That’s a harrowing first day – how did you survive for two years?
The same way I’m surviving now. Like I said, I don’t believe that suicide is an option for me at this point – or back then it wasn’t – so the only other thing to do is just try to deal with it. I’ve never been too nervous to fight for myself, so that was a plus I had. I was the only white kid in Camden that was in there for violent offences – every other person was in there for drugs – so that made me kind of an extra-special curiosity to everyone, especially considering I weighed like 130 pounds at that point. I was a fucking rail covered in shitty tattoos and I had a big mod haircut! (laughs) So I’m walking around in there and people are like, ‘What the fuck is this about?’ I probably looked like a school shooter or something! But I just made moves, man. I became part of the environment – I wasn’t scared of anybody, I stood my ground, even though most of the time it just got me beat up again. But I had a couple wins, I started making some moves, doing some semi-illegal shit in there that made me a little bit valuable. I made myself kind of like an asset and put myself around the right people, and by the time I was in prison I was somebody that nobody really wanted to fuck with, because I was making things easier on people.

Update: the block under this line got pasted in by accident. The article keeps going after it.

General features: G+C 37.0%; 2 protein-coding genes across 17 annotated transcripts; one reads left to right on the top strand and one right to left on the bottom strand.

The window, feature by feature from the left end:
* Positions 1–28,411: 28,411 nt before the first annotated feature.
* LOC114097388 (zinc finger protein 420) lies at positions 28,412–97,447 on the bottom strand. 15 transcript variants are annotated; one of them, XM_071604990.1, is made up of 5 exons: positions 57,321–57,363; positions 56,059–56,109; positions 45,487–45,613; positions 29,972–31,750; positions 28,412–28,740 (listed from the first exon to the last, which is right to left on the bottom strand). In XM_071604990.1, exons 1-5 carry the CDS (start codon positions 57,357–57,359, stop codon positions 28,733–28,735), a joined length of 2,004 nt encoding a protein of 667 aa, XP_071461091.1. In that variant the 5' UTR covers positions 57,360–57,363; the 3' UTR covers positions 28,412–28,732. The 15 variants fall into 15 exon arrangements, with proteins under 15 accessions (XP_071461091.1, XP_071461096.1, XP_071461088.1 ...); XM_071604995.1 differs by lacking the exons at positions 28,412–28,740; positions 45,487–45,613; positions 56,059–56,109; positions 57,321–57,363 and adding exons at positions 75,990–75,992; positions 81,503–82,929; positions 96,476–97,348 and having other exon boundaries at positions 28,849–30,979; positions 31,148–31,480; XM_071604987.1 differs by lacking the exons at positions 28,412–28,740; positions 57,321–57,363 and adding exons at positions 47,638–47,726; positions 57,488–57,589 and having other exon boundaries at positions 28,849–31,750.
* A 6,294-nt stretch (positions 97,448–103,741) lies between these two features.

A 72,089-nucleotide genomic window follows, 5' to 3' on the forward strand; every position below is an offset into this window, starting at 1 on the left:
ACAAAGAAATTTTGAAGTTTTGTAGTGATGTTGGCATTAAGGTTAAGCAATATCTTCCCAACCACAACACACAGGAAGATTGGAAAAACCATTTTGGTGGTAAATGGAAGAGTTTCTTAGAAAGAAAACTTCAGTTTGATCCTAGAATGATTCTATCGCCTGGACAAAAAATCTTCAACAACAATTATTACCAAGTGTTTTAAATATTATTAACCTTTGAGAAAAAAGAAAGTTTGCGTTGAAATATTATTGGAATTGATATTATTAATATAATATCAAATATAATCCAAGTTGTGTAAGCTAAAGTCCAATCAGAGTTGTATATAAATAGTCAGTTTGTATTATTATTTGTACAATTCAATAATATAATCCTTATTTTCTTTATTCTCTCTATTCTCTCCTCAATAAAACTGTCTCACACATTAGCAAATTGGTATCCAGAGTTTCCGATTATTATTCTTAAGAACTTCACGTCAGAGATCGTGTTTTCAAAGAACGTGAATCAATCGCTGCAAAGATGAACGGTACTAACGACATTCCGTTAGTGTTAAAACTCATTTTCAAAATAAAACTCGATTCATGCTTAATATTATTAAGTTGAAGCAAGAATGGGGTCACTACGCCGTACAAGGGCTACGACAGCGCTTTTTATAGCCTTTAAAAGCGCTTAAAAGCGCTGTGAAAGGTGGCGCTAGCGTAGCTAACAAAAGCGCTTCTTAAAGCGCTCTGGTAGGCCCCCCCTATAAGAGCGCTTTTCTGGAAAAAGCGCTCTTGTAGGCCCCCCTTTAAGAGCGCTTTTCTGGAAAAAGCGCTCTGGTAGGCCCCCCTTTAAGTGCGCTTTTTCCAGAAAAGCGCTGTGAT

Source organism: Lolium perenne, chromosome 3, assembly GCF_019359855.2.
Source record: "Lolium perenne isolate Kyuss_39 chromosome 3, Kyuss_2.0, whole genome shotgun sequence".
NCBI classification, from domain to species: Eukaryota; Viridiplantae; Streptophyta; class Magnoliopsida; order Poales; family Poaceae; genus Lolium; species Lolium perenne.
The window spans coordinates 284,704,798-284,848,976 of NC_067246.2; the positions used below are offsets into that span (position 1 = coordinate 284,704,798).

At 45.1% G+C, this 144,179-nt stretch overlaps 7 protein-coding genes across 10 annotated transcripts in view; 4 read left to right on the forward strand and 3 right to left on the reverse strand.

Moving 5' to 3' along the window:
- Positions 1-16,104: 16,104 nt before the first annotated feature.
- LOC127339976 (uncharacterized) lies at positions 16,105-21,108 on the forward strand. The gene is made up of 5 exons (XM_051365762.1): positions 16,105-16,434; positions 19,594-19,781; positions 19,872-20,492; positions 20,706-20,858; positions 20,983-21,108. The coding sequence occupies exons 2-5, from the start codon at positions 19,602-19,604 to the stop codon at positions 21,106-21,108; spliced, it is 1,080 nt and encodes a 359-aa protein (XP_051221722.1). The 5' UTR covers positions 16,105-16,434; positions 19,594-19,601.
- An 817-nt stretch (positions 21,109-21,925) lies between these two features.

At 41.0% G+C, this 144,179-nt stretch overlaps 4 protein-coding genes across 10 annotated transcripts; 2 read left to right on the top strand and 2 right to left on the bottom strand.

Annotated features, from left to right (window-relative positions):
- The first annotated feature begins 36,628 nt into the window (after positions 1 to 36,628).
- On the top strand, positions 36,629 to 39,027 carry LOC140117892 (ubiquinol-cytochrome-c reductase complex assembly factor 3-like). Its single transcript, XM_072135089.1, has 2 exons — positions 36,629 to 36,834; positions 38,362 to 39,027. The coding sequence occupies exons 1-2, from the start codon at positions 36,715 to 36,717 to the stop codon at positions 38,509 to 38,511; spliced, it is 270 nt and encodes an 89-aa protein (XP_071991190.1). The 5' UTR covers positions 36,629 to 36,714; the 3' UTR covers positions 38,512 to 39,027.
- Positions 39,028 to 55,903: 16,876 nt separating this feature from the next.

And you switched to Garden State after Camden?
Yeah. And I only got in two fights up there when I was there. And that was the stretch of the sentence. That was 21 months or something. I don’t want to brag, but I was fucking killing it up there for the most part. I had people bringing me stuff on work details and then I was getting it back in, and then I was you know, bringing McDonald’s to these guys and they were running my tier. It wasn’t easy. It was still bullshit, but you just adapt, if you can. I’ve always been keen on being able to adapt to my scenarios.
So now, is being in NOTHING the most normal life you’ve led?
(Laughs) I don’t fucking know, man. Every time I think everything is moving on and I think the coast is clear, something else comes out of nowhere. And again, I’m not surprised by any of it ever. I almost welcome it at this point – it’s the classic of being in a storm on a boat screaming at God, like, ‘What else have you got?’ kind of shit. And whatever is string-pulling this chaos can always come up with some shit. But for the most part, this is the most normal it’s been for me. I’ve got a little apartment, I’ve got CC [his girlfriend] with me, I’ve got the dog. And I just kind of sit here with an umbrella open always, you know what I mean?
Dance On The Blacktop is out now on Relapse Records. Check it out:
Philly’s gnarliest shoegazers have made a great video.
Gary Lee Conner relives the rollercoaster journey of Screaming Trees – from their early beginnings to the dissolution of his relationship with Mark Lanegan